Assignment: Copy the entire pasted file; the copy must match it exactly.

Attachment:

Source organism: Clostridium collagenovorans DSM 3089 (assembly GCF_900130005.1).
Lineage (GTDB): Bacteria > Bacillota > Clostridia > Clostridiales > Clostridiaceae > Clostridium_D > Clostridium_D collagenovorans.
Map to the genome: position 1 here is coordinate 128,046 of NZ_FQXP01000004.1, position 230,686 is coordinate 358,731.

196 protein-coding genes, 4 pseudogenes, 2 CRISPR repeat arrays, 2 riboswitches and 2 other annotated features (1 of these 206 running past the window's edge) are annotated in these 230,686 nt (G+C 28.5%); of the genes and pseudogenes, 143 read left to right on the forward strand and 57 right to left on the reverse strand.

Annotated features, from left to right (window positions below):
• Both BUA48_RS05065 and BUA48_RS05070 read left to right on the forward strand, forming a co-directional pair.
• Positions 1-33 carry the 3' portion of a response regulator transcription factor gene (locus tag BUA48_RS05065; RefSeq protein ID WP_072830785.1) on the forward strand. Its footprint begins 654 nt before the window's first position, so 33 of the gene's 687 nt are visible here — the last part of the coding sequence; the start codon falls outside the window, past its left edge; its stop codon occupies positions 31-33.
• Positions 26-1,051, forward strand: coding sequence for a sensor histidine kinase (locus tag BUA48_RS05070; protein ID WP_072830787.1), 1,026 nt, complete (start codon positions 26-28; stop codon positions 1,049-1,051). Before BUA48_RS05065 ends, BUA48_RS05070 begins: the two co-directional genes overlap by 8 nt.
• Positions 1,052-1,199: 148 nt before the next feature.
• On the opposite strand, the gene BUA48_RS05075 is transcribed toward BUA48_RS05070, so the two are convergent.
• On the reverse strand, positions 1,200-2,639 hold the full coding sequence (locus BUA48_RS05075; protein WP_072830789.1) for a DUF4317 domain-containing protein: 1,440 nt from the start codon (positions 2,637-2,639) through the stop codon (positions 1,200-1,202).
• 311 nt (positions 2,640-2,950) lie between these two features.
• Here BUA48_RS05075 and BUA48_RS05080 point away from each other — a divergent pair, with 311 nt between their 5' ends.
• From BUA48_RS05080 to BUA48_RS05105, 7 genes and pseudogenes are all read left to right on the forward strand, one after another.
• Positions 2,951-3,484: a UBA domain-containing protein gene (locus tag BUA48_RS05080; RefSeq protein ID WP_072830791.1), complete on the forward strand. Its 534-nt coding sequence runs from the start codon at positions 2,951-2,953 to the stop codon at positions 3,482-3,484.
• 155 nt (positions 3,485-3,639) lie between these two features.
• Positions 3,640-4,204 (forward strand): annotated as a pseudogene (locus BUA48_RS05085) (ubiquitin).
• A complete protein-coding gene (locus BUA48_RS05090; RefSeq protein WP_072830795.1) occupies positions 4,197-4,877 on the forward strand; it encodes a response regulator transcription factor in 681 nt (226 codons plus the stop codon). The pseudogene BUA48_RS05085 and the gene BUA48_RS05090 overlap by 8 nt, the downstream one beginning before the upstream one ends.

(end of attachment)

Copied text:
Source organism: Clostridium collagenovorans DSM 3089 (assembly GCF_900130005.1).
Lineage (GTDB): Bacteria > Bacillota > Clostridia > Clostridiales > Clostridiaceae > Clostridium_D > Clostridium_D collagenovorans.
Map to the genome: position 1 here is coordinate 128,046 of NZ_FQXP01000004.1, position 230,686 is coordinate 358,731.

196 protein-coding genes, 4 pseudogenes, 2 CRISPR repeat arrays, 2 riboswitches and 2 other annotated features (1 of these 206 running past the window's edge) are annotated in these 230,686 nt (G+C 28.5%); of the genes and pseudogenes, 143 read left to right on the forward strand and 57 right to left on the reverse strand.

Annotated features, from left to right (window positions below):
• Both BUA48_RS05065 and BUA48_RS05070 read left to right on the forward strand, forming a co-directional pair.
• Positions 1-33 carry the 3' portion of a response regulator transcription factor gene (locus tag BUA48_RS05065; RefSeq protein ID WP_072830785.1) on the forward strand. Its footprint begins 654 nt before the window's first position, so 33 of the gene's 687 nt are visible here — the last part of the coding sequence; the start codon falls outside the window, past its left edge; its stop codon occupies positions 31-33.
• Positions 26-1,051, forward strand: coding sequence for a sensor histidine kinase (locus tag BUA48_RS05070; protein ID WP_072830787.1), 1,026 nt, complete (start codon positions 26-28; stop codon positions 1,049-1,051). Before BUA48_RS05065 ends, BUA48_RS05070 begins: the two co-directional genes overlap by 8 nt.
• Positions 1,052-1,199: 148 nt before the next feature.
• On the opposite strand, the gene BUA48_RS05075 is transcribed toward BUA48_RS05070, so the two are convergent.
• On the reverse strand, positions 1,200-2,639 hold the full coding sequence (locus BUA48_RS05075; protein WP_072830789.1) for a DUF4317 domain-containing protein: 1,440 nt from the start codon (positions 2,637-2,639) through the stop codon (positions 1,200-1,202).
• 311 nt (positions 2,640-2,950) lie between these two features.
• Here BUA48_RS05075 and BUA48_RS05080 point away from each other — a divergent pair, with 311 nt between their 5' ends.
• From BUA48_RS05080 to BUA48_RS05105, 7 genes and pseudogenes are all read left to right on the forward strand, one after another.
• Positions 2,951-3,484: a UBA domain-containing protein gene (locus tag BUA48_RS05080; RefSeq protein ID WP_072830791.1), complete on the forward strand. Its 534-nt coding sequence runs from the start codon at positions 2,951-2,953 to the stop codon at positions 3,482-3,484.
• 155 nt (positions 3,485-3,639) lie between these two features.
• Positions 3,640-4,204 (forward strand): annotated as a pseudogene (locus BUA48_RS05085) (ubiquitin).
• A complete protein-coding gene (locus BUA48_RS05090; RefSeq protein WP_072830795.1) occupies positions 4,197-4,877 on the forward strand; it encodes a response regulator transcription factor in 681 nt (226 codons plus the stop codon). The pseudogene BUA48_RS05085 and the gene BUA48_RS05090 overlap by 8 nt, the downstream one beginning before the upstream one ends.